In politics, what goes unmentioned is often more interesting than what is mentioned. That’s especially true of the California debate over public employee pensions.

The pension debate, for the left, is about preserving retirement security and union power. The pension debate, for the right, is about the size of government and union power. But pensions are a form of payment for work. Pensions are about jobs.

And it may very well be that public employee pensions have a connection to jobs – and California’s peculiar employment problems.

When you look at jobs data in California, you see big job losses in two areas. One is the construction/housing sector, which has been decimated for reasons all of us know too well. The other big area of job loss is in government.

Why has government been shedding jobs – and not hiring back even with some modest economic recovery? The obvious answers to that question are the economy, declining revenues and bad budgets. But could fear of out-of-control pension costs be another reason?

There’s no hard data connecting government job loss to fears of pensions. But there is evidence connecting job loss in mature private industries with pension costs. And, anecdotally, I’ve been hearing from city managers in Southern California that pensions are one reason why they’re not hiring. They are afraid of adding to their local governments’ long-term fiscal problems.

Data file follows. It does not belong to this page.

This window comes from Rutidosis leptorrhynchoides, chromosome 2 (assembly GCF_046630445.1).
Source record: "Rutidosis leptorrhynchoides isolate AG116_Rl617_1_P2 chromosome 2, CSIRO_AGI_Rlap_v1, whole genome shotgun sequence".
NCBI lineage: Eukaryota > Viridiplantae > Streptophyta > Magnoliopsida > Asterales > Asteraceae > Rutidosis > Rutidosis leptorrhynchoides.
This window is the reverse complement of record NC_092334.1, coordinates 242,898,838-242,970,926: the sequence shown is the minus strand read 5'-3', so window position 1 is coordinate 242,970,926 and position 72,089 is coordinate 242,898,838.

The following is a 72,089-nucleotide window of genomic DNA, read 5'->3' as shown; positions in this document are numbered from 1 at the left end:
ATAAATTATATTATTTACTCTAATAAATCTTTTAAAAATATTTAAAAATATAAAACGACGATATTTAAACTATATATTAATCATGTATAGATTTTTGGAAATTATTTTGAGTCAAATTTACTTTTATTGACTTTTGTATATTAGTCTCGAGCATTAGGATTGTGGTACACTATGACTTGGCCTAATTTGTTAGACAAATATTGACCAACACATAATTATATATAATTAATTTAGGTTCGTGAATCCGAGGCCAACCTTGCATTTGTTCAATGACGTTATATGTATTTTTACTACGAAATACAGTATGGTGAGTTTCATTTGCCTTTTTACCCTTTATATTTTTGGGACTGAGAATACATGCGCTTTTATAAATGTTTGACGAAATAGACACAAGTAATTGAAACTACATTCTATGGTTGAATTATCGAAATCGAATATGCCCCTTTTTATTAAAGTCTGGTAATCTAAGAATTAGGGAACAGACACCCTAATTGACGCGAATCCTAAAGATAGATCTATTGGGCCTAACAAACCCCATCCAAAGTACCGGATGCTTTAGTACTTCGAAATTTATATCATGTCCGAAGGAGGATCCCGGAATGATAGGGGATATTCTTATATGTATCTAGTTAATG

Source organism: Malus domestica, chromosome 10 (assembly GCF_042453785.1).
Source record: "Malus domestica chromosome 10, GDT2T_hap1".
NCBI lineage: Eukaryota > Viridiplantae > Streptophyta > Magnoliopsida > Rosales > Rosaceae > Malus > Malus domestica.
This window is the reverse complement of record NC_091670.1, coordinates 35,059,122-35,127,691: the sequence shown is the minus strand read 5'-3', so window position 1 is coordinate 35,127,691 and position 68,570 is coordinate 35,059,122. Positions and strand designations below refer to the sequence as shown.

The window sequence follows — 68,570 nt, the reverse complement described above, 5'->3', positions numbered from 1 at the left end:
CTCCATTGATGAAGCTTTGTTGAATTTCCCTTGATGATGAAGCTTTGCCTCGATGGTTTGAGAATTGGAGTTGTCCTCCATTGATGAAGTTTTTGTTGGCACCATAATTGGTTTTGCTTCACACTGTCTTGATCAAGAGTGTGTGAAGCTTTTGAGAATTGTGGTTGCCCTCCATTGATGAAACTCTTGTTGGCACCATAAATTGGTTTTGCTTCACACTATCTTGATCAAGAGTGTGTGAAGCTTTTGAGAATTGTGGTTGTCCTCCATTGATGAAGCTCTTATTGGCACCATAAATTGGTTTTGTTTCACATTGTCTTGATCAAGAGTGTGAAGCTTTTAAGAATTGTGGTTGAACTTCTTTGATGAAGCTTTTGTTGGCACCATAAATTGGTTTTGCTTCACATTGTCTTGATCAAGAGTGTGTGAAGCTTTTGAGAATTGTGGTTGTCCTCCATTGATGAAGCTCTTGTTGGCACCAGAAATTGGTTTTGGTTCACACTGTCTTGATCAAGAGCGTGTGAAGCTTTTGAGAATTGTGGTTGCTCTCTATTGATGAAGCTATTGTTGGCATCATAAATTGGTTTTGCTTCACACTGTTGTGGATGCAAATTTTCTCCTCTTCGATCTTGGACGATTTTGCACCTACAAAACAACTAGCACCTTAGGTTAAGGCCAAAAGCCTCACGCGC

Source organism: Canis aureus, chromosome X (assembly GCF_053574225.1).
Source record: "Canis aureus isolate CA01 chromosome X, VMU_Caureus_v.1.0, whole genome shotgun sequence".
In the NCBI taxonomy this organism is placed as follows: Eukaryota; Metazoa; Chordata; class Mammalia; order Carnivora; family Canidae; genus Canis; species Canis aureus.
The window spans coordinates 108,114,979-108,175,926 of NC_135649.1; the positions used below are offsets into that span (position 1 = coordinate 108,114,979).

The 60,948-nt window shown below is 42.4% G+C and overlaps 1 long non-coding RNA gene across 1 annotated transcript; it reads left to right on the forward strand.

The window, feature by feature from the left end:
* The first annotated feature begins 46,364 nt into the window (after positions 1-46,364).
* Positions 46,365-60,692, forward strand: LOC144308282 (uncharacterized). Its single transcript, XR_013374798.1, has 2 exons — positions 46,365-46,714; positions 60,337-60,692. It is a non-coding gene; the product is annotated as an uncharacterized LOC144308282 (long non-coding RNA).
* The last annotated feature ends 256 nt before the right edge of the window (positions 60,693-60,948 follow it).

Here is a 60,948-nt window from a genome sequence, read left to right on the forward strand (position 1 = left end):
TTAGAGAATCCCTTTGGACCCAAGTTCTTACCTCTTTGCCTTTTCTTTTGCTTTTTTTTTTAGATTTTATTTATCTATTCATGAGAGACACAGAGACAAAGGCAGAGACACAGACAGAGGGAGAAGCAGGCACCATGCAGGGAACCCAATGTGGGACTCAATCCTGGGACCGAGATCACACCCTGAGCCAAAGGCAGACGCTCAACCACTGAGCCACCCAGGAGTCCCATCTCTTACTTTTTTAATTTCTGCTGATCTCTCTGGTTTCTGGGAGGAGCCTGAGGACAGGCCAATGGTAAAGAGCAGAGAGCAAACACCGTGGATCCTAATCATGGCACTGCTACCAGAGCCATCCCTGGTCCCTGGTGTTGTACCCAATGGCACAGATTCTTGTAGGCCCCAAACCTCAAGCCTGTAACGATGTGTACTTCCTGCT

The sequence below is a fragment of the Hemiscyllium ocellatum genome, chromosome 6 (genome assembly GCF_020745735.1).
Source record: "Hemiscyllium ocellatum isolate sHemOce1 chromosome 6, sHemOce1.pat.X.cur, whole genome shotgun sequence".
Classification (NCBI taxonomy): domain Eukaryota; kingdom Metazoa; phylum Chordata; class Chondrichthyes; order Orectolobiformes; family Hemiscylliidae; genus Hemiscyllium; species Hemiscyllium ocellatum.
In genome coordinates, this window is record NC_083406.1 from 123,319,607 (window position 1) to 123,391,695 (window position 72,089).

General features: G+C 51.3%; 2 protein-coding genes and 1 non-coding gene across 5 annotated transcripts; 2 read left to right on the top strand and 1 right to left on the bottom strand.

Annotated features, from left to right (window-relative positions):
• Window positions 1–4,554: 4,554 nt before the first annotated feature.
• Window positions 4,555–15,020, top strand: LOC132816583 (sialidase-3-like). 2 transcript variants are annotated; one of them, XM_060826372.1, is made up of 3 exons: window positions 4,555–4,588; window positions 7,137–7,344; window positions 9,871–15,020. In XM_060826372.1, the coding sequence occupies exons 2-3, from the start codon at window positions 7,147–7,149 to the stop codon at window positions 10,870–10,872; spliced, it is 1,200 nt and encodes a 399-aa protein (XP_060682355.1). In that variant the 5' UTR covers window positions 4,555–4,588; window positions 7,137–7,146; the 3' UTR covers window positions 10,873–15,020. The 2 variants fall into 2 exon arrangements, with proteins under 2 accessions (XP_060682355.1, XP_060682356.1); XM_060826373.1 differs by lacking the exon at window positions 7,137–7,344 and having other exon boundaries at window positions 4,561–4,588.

One city manager explained he would like to hire but won’t unless something like Gov. Jerry Brown’s plan were to pass; the potential long-term fiscal danger to his already distressed city is too great. He’s making do by adding duties to existing employees and using contractors and part-timers.

This begs the question: if pension costs could be brought under control, would it spur governments – particularly local governments – to do more hiring?

Would pension cutbacks be good for the jobs picture?

It’s a vital question. But it’s not part of the pension debate because the politics are bad for both sides. The folks on the right who want pension rollbacks want smaller government, not more hiring. Defenders of public pensions on the left are wary of being depicted of encouraging more government.

But for those interested in improving the employment picture in California, the pension debate offers an opportunity to talk about jobs, and whether, by putting governments on a sounder financial footing, changes in pensions could help put more people to work.